Yes, Rich that is absolutely true. Keep up the good work, and kepe in contact.
September 2, 2015 at 6:02 am #6188
How is Isaiah creating a new possibility for human community and for understanding what God is doing among us?
I’ve been vacationing these past few weeks, which accounts for my absence at Forgiving Victim forum. The summer break both helps and hinders a return to studying Israel’s evolving understanding of monotheism.
I’m hindered because the break makes it tough to return to thinking about the times and meanings of Isaiah, Jeremiah and Ezekiel. However, I’m helped because the effort required to reach that mindset makes the subject fresh again. In some ways I feel, ‘Oh, so that’s what this was all about!’
Like the silent movies of a century ago, new images for God’s presence flicker onto the screen of my life, but in a place constructed by decades of cultural conditioning. I find I’m continually weighed down by a background of personal stereotypes telling me what ‘religion really is about.’ It’s one thing to understand James’s arguments for Israel’s progressive understanding of “God Who is not one of the gods;” but on a feeling level, it’s quite a another matter to really integrate similar progressive enlightenment into personal daily action and outlook.
I seek the nexus between Forgiving Victim insights about “what God is doing among us,” and expanding awareness of a growing, loving presence underpinning and motivating personal thoughts and actions. The answer lies, I suspect, in following the trails blazed primarily by Isaiah, but also by Jeremiah and Ezekiel.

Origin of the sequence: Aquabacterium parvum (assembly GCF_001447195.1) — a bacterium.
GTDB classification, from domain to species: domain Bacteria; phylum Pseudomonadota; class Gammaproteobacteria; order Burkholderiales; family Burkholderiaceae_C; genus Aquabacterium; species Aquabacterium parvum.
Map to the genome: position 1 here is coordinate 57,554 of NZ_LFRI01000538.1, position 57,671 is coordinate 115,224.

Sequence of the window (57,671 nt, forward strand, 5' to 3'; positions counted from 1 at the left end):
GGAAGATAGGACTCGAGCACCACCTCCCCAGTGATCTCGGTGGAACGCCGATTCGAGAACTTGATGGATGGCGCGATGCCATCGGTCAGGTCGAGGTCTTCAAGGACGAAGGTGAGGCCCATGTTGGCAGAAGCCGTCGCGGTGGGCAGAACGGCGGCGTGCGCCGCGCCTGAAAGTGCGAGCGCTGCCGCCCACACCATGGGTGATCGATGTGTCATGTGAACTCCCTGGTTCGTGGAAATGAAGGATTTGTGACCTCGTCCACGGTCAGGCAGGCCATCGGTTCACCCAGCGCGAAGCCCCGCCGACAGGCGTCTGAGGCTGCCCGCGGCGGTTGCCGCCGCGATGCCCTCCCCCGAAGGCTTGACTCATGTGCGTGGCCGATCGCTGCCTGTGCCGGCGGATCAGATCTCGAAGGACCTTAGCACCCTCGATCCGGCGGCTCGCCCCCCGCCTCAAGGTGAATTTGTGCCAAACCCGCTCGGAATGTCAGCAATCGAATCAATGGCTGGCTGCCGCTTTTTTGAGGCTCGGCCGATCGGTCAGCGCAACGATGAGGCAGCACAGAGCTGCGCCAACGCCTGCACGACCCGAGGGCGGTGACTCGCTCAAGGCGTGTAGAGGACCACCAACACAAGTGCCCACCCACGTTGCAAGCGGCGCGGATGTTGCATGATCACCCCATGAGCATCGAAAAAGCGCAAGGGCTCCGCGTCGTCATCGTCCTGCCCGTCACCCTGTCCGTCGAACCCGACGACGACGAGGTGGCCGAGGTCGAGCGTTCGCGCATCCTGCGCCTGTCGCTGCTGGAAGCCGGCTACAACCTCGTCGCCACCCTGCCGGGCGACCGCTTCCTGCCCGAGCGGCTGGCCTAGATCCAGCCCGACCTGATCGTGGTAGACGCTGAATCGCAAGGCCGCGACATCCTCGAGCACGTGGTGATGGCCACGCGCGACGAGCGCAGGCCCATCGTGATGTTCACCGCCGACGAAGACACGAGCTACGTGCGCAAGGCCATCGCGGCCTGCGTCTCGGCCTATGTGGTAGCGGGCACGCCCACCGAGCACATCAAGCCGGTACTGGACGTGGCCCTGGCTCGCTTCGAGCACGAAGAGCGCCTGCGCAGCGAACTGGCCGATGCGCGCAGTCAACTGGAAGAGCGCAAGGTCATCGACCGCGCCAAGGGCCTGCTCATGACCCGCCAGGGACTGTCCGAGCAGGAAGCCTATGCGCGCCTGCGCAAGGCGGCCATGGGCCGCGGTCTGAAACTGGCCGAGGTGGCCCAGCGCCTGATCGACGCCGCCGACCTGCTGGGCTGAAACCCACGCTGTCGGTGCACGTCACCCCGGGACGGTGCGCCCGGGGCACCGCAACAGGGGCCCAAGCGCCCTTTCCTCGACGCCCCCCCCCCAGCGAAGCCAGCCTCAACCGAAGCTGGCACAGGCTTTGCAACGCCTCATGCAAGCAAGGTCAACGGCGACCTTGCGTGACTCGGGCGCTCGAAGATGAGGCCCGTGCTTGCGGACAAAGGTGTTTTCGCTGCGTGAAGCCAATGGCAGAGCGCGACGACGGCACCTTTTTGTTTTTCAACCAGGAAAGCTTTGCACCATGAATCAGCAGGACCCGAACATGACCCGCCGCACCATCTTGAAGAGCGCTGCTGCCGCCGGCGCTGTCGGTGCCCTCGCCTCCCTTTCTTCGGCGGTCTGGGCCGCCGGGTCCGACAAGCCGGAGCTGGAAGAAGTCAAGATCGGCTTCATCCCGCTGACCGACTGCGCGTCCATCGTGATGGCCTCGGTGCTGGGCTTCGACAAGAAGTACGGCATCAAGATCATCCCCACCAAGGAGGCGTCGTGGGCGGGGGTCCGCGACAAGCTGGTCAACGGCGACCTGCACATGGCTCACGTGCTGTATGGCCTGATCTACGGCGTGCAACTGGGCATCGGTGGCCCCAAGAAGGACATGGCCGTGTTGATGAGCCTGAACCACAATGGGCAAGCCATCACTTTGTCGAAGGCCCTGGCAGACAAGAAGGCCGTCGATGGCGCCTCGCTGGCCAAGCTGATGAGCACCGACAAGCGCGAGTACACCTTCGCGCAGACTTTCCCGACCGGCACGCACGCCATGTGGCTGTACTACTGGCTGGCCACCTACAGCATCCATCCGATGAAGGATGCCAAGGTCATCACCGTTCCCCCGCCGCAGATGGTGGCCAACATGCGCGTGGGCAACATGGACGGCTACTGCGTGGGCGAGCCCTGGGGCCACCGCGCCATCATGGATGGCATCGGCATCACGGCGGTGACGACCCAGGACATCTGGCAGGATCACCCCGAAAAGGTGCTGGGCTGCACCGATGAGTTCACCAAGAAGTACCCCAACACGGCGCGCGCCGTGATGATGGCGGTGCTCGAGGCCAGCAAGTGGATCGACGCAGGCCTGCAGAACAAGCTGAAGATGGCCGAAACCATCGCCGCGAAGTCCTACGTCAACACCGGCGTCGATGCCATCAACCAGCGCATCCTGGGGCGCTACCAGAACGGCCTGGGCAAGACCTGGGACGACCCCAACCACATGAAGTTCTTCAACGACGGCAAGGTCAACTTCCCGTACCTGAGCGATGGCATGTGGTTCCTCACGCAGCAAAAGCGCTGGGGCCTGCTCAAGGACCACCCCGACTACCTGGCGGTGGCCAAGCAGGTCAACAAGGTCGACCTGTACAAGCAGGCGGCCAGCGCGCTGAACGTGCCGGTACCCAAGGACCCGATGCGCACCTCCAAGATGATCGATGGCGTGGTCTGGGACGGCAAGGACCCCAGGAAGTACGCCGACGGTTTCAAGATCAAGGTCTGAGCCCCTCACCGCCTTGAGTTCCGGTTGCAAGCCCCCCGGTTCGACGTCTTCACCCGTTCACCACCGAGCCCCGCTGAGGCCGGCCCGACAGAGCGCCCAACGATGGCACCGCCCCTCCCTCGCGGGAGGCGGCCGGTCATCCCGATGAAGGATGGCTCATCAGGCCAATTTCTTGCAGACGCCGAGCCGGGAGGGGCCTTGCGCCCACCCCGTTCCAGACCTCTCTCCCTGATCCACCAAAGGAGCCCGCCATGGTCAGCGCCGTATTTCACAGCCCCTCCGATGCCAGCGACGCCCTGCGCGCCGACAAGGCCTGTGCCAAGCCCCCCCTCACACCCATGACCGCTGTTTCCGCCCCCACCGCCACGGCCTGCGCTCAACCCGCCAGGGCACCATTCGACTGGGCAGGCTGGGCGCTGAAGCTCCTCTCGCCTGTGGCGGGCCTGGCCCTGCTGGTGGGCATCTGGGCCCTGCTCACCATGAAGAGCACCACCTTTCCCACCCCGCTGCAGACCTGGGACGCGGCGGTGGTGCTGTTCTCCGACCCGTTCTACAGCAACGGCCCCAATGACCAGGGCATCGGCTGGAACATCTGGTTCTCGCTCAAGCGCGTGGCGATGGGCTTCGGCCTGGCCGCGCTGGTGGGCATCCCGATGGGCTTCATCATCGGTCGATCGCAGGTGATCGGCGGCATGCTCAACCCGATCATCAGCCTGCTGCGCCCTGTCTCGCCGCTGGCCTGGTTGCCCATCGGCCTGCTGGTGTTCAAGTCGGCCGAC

Initial steps may be heavy and clumsy, and yet as I continue to walk these trails, my steps become lighter and quicker. Dawning awareness of “new possibility for human community and for understanding what God is doing among us” comes in the alternation between walking and then reflecting on the direction the path is taking me.
September 10, 2015 at 9:45 am #6191
Greetings Rich. Isaiah’s vision of God made it possible to critique the religious victim-creating mechanisms. In the ‘servant songs’ of 2nd Isaiah, a separation between God and human victim-making, and yet a generous process of being able to occupy the victim space on behalf of others begins to become possible.
You give me the impression that you are beginning to ‘go with the flow’. That is really excellent.